“Joey, have you ever been in a Turkish prison?”
Captain Oveur, Airplane
The stock of spoof films has fallen quite a lot in recent years. From the relentless battering of Scary Movie’s in the early 2000’s to the Friedberg and Seltzer glut of jokeless reference-athons (Meet the Spartans, Vampires Suck, the forthcoming Who the F#@K Took My Daughter), it might be hard to remember that they used to be well crafted, delightful movies. Comedy cinema as a whole is a difficult thing to trace, from Chaplain to the silent screen, from the Catskills to the Marx Brothers. But the root of the most recent kind of spoof film can be traced back to a pair of brothers: David and Jerry Zucker.
Their directorial debut (along with Jim Abrahams) 1980’s Airplane was a massive hit at the box office and somehow stands the test of time as a densely written and tightly staged comedic masterpiece. Released in Australia under the name Flying High! (and, in profoundly Teutonic fashion, released in Germany as The Incredible Trip in a Crazy Airplane), it was a satire of disaster films like Airport 75 and the 1957 film Zero Hour. The team of Friedberg and Seltzer, by comparison, managed to release The Starving Games just one year after The Hunger Games premiere.
But the defining difference between the Friedberg/Seltzer team and the Zucker brothers is that the Zuckers weren’t looking to cash in on a load of easy references. Airplane works just as well if you’ve never seen the source material it’s riffing on. Instead it relies on scenes packed with visual gags, language games and deadpan performances from top tier dramatic actors. It may be hard to reconcile now, but Leslie Nielsen was not then known then as one of the great comedic performers, but instead as the character actor who appeared in dramatic films like The Forbidden Planet and The Poseidon Adventure. Difficult to believe for a man whose epitaph reads: “Let ‘er rip”.
Airplane gleefully does the sort of world building necessary for great fantasy or science fiction, developing a set of laws different to our own but internally cohesive. It’s simultaneously ridiculous and satisfying for the autopilot onboard the airplane to be a blow up doll with a captain’s hat. It’s the same internal logic that allows the Road Runner to run into a tunnel that Wile E. Coyote painted on the side of a cliff-face.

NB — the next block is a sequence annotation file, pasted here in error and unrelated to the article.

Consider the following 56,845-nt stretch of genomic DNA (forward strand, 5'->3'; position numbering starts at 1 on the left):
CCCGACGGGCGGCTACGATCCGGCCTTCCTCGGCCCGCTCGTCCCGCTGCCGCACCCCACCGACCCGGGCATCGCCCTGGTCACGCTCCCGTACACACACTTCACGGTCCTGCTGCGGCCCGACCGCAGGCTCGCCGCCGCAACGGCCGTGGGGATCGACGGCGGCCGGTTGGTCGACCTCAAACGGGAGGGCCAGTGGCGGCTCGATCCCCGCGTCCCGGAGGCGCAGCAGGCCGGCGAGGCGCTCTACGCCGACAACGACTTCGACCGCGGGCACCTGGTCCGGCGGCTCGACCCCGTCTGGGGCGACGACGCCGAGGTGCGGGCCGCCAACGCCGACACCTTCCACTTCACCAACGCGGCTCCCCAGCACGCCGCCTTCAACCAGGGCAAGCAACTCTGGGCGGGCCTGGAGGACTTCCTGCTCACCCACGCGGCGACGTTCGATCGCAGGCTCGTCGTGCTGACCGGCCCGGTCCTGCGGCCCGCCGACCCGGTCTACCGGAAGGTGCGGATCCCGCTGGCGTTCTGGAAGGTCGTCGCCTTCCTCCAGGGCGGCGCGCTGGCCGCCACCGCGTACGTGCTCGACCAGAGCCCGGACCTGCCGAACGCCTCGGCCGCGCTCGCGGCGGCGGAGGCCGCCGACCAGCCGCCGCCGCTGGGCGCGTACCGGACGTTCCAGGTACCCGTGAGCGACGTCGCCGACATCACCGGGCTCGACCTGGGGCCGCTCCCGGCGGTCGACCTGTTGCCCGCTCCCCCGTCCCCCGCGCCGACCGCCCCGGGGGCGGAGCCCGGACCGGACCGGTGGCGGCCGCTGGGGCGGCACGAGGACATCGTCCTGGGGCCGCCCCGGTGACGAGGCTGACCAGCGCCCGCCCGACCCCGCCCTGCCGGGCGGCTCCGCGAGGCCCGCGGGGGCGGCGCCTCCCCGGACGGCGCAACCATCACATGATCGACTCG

Airplane riffs on everything from the archetypes of the disaster movie to jive talking grannies. For every joke, the Zuckers lay out a clean chain of logic we can follow that leads to impossible events, stuffing the frame tight with comedic detail. Paul Thomas Anderson said the Zucker’s brand of comedy had an informing effect on him as a director, “It made me feel like: ‘Oh, you can do anything? Anything you you want? That’s ok?’ That’s a very liberating feeling… Remembering that energy from being a kid, that anything is possible, remembering that you can get away with multiple things at the same time”.
The Zuckers style is plain to see in the films of Mike Meyers, Will Ferrell and the Farrelly brothers. It’s a focus on the gag above all else, without feeling any need to force in pathos where it’s not needed. No unfunny romantic subplots, no end of second act action sequence. It’s about fitting as many jokes into a feature film as is humanly possible and not a beat is wasted. It’s surely one of the finest examples of pure joke-writing in cinema. And no, I’m not calling you Shirley.
Airplane is playing in 2k in a double bill with Wayne’s World
When: 7:30 (Wayne’s World playing first)